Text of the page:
• Similar drug product vector copy numbers were observed after research-scale transduction of CD34+ cells collected from a bone marrow harvest and from plerixafor mobilized cells from the same patient.

The mobilization and apheresis procedures had an acceptable toxicity profile. No dose-limiting toxicities were observed after plerixafor dosing.

Clinical Outcomes up to 3 Years Following LentiGlobin Gene Therapy for Transfusion-Dependent β-Thalassemia in the Northstar HGB-204 Study (Oral Abstract #360)

Presenter:Janet Kwiatowski, M.D., MSCE, Children's Hospital of Philadelphia, Philadelphia, PA

Date & Time:Sunday, December 10 at 10:45 am

Location: Building B, Lvl 2, B213-B214

Abstract Results, as of June 2, 2017:

  • As previously reported, the study has completed its treatment phase and eighteen patients with TDT (8 with β0/β0 and 10 with non-β0/β0 genotypes) received LentiGlobin drug product (DP).
  • The median drug product vector copy number (VCN) was 0.7 (range: 0.3-1.5) copies/diploid genome, the median cell dose was 8.1 (range: 5.2-18.1) x 106 CD34+ cells/kg, and the proportion of transduced CD34+ cells was 17-58%.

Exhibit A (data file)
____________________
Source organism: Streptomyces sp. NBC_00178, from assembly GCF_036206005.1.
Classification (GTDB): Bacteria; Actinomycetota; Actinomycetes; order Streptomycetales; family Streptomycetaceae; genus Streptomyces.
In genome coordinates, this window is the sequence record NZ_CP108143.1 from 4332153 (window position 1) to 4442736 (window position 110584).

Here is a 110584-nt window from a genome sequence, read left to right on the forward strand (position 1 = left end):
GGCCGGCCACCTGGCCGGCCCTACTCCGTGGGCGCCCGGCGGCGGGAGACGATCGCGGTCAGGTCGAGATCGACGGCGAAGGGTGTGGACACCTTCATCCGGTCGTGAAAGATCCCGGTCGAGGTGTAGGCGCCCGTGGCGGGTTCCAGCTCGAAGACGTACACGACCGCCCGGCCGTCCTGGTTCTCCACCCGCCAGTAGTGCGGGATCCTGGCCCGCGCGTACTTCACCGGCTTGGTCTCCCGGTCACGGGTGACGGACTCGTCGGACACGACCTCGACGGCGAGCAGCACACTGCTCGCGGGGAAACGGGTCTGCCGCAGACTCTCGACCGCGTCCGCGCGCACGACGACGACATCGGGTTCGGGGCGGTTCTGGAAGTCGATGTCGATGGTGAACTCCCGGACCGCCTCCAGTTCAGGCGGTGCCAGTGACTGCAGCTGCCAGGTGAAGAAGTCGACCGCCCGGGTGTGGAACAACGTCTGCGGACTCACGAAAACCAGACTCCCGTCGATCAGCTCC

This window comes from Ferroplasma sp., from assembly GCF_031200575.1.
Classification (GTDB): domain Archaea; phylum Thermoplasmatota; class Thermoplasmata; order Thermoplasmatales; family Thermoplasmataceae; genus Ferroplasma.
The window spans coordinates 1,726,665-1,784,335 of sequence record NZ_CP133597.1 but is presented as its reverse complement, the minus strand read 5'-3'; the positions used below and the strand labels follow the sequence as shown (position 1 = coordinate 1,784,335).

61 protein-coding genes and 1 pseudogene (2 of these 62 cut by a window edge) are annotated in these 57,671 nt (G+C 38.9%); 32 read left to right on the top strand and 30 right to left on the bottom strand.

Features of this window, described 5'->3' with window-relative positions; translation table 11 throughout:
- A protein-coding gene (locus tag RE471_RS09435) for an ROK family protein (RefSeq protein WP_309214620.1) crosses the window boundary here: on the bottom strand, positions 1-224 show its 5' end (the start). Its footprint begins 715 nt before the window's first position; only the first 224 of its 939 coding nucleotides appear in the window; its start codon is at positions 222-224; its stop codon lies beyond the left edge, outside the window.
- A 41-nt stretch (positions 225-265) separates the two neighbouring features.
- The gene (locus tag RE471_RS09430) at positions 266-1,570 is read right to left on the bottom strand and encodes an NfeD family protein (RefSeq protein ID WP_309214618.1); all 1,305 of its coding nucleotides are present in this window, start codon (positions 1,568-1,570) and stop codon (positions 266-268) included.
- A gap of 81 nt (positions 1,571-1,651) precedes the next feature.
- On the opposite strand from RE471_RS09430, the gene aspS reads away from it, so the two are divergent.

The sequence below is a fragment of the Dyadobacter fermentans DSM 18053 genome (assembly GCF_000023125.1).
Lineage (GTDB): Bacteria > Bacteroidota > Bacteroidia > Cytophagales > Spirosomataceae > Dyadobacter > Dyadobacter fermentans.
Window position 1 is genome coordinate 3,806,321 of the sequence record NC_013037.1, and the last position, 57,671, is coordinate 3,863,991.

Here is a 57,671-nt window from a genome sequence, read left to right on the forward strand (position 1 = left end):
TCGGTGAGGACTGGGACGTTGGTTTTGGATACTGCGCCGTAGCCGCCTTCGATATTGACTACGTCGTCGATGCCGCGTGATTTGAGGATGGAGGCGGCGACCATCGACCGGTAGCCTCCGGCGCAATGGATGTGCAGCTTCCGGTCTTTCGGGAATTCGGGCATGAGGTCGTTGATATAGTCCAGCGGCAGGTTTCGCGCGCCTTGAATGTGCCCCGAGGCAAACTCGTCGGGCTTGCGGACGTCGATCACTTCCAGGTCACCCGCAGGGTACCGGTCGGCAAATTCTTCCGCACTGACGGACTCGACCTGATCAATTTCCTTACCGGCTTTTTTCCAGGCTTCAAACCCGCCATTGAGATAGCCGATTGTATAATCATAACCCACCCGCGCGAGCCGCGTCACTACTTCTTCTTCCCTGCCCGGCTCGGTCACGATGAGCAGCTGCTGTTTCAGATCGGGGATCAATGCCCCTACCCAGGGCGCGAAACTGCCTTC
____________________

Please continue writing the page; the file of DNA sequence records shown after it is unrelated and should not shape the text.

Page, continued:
• Of the 10 patients with non- β0/β0 genotypes, 8 have been free of transfusions for a median of 27.1 (range 12.5-35.2) months.
  • The 2 patients with non-β0/β0 genotypes who still require intermittent transfusions had annual transfusion volumes reduced by 30% and 94%; both received DP with a VCN in the lower range (DP VCNs: 0.3 and 0.4 copies/diploid genome).
  • Two patients with β0/β0 genotypes have not received a transfusion in more than a year. At the patients' last study visit (Month 24/Month 12), total Hb levels were 9.0 and 10.2 g/dL, HbAT87Qlevels were 8.2 and 6.8 g/dL, and peripheral VCNs were 0.9 and 0.6, respectively.
  • Six patients with β0/β0 genotypes have continued transfusions. Their annual transfusion volumes have decreased by a median of 63% (range: 19% to 81%).
  • The safety profile continues to be consistent with myeloablative conditioning with single-agent busulfan. No drug-product related serious adverse events (AEs) have been observed, and there is no evidence of clonal dominance.

Additional Clinical Presentations 

Results from the HGB-207 (Northstar-2) Trial: A Phase 3 Study to Evaluate Safety and Efficacy of LentiGlobin Gene Therapy for Transfusion-Dependent β-thalassemia (TDT) in Patients with non-β0/β0Genotypes (Oral Abstract #526)

Presenter: Mark C. Walters, M.D., UCSF Benioff Children's Hospital, Oakland, Calif

Date & Time:Sunday, December 10 at 5:15 pm

Location: Bldg C, Lvl 1, C101 Auditorium

Abstract contains data presented at European Hematology Association (EHA) 2017 annual meeting. Updated data to be included in ASH presentation.